Listen: Noel Gallagher’s High Flying Birds – Black Star Dancing

This morning, I received this new single from Noel from 3 different PRs/pluggers, which is very unusual.

I think it’s far to say that this isn’t the best thing that Noel has ever released but it continues his pursuit of different sounds following his last album, which I have to say wasn’t an instant hit for me but has grown into one of my favourite albums that revisit plenty of times.

On the press release, in typical Noel fashion, he says “It manages to combine the influences of David Bowie, INXS, U2, Queen, Indeep AND ZZ Top FFS!,” “I might have been watching too much Top Of The Pops recently … anyway, it’s ‘dope’ … not my words, but the words of Nile Rodgers who literally danced in the studio when he heard it!”

This is the first, and title track, from a new EP, which features new songs ‘Rattling Rose’ and ‘Sail On’, alongside a 12″ mix of Black Star Dancing plus a remix by The Reflex.

Oh and by the way, I like it!

Listen: Black Keys – Lo/Hi

The simple fact about today is that the world is a slightly better place. Why? Because the Black Keys have released some new music and it’s rather good! To me it sounds like a continuation of the material from their El Camino album. Hopefully this means that a new album is on the way.

Watch: Mary Queen of Scots

We took our first visit to the cinema of 2019 at the weekend to see one of the big releases of the week, Mary Queen of Scots which stars Margot Robbie is Elizabeth I, while Mary Stuart is portrayed by Saoirse Ronan. We went to one of those Everyman cinemas, which I’ll come back later.

Lets look at the good bits first. The film is beautifully shot, the scenery is breathtaking, and both female leads are brilliant, with Margot, for me, shading it as giving the better performance. Don’t get me wrong Saoirse is good, very good, but there’s something about Margot’s performance that stuck with me. The film has received three nominations at this years BAFTAs, Best Supporting Actress (Robbie), Best Costume Design, and Best Makeup & Hair.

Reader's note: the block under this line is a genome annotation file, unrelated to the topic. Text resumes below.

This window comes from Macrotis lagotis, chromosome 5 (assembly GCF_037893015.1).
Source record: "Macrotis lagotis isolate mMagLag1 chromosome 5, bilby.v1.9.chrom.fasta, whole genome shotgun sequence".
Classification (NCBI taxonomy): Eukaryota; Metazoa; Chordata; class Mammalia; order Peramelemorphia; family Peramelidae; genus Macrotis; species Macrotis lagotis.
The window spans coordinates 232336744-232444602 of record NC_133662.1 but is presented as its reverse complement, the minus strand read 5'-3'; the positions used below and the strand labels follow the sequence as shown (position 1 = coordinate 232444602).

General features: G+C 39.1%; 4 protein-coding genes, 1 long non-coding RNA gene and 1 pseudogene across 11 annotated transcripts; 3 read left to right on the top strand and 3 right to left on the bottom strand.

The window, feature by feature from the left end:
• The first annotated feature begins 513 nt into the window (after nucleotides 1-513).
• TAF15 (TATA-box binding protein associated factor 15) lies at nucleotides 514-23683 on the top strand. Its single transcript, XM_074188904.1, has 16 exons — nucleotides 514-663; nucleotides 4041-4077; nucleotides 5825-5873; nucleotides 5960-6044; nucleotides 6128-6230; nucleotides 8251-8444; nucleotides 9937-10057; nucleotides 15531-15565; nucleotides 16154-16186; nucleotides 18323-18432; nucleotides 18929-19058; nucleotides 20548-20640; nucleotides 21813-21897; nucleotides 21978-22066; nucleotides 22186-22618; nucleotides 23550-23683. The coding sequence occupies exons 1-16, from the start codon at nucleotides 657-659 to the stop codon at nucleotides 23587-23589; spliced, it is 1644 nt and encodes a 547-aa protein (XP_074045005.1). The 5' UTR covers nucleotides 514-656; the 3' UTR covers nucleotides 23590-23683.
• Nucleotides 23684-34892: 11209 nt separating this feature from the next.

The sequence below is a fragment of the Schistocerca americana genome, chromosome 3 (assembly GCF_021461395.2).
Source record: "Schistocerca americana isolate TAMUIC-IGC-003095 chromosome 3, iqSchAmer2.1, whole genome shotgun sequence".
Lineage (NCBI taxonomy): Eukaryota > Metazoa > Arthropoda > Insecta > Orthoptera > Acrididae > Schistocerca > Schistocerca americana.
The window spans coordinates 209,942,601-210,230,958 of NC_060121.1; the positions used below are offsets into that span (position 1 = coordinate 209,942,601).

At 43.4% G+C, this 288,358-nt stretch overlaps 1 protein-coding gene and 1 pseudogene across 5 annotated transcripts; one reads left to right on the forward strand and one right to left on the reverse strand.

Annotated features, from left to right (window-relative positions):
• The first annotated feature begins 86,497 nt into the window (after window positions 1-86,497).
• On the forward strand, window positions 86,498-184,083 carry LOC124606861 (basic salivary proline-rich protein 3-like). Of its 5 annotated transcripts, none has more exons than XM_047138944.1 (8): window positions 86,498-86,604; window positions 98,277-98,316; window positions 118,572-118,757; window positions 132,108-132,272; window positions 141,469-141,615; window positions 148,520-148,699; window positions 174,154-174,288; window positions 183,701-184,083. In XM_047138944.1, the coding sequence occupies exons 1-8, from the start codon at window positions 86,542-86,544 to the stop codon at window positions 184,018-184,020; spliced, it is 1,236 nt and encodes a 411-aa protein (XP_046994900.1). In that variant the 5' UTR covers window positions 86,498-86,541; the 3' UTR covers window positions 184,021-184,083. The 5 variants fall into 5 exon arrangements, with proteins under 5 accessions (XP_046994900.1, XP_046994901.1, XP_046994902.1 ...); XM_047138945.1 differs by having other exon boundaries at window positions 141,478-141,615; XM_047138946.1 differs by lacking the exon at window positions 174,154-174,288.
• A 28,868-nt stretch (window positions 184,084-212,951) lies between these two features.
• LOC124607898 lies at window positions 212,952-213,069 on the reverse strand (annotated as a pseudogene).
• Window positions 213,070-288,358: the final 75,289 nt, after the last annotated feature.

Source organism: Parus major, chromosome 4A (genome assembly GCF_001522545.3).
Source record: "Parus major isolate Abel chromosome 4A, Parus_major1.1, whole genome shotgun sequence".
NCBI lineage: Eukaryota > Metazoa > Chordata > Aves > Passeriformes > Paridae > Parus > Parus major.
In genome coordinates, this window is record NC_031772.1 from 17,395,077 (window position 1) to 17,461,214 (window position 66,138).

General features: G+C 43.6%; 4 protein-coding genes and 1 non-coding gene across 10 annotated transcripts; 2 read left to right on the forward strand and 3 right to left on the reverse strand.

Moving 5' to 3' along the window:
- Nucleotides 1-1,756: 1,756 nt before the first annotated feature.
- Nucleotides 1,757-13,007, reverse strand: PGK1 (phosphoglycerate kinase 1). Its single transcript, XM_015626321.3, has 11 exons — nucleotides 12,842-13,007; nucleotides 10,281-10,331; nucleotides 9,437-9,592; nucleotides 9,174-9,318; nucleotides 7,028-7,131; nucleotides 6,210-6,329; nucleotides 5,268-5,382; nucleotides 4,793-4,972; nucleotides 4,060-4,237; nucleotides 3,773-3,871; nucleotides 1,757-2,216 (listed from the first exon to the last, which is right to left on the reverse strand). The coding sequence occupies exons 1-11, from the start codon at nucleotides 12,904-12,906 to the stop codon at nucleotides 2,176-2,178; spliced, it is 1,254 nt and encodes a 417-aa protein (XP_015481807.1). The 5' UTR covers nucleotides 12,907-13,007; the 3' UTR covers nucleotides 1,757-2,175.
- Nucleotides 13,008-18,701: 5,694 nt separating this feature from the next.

Now, I most confess that I aren’t much of a history buff so I’m not sure how much ‘artistic license’ is involved in the telling of this story. The screenplay was written by Beau Willimon, who helped develop the Netflix version of House of Cards, and was one of the reasons that I wanted to see the movie. However I know that scene near the end of the movie where the two meet didn’t happen. Sadly, it doesn’t add anything to the story and actually really outstays it’s welcome.

That’s leads me on to the negative stuff. Some of the supporting cast let’s the side down. James McArdle as the Earl of Moray, Mary’s brother. He looks like someone who was last seen in a Adam and the Ants video in the eighties. And then there’s David Tennant as John Knox, a Protestant cleric. He looks like Robbie Coltrane as Hagrid in the Harry Potter movies. And sadly his act was basically a 1500’s Twitter troll, stirring people up with lies.

I’ll be honest, Mrs Bewes seemed to get more from the film than I did and I very much doubt I would revisit it in the future. Which neatly leads to the Everyman cinema. I’d been before, but it was the first time for Mrs Bewes. I find it very odd that you go to see a film and order a full meal to eat while you are watching it. You do one then do the other, never should the two meet. It’s just wrong! And it costs about £3 or £4 more to see a film. Just to sit on a sofa, which wasn’t that comfy if I’m being honest! I don’t think we will be back anytime soon.

Watch: You (Netflix)

A couple of weeks ago, in the lull between Christmas & New Year we sat on the sofa and binge-watched the new series from Netflix ‘You’. If you haven’t seen it, you need to.

You follows the story of student Guinevere (nicknamed Beck), who meets Joe in the New York bookstore he works in and he becomes obsessed with her. And I mean OBSESSED. Not only does he use social media to find out more about her, he follows her home – where apparently she can’t afford curtains, so he sees EVERYTHING! Oh and then he breaks in to her apartment and steals stuff, he follows her when she meets her friends and

There are more than enough twists and turns in the series to keep you hooked for the duration of the ten episodes. And it’s main stars Penn Badgley (formerly Dan in Gossip Girl) as Joe and newcomer to me Elizabeth Lail as Beck are also both superb throughout the show.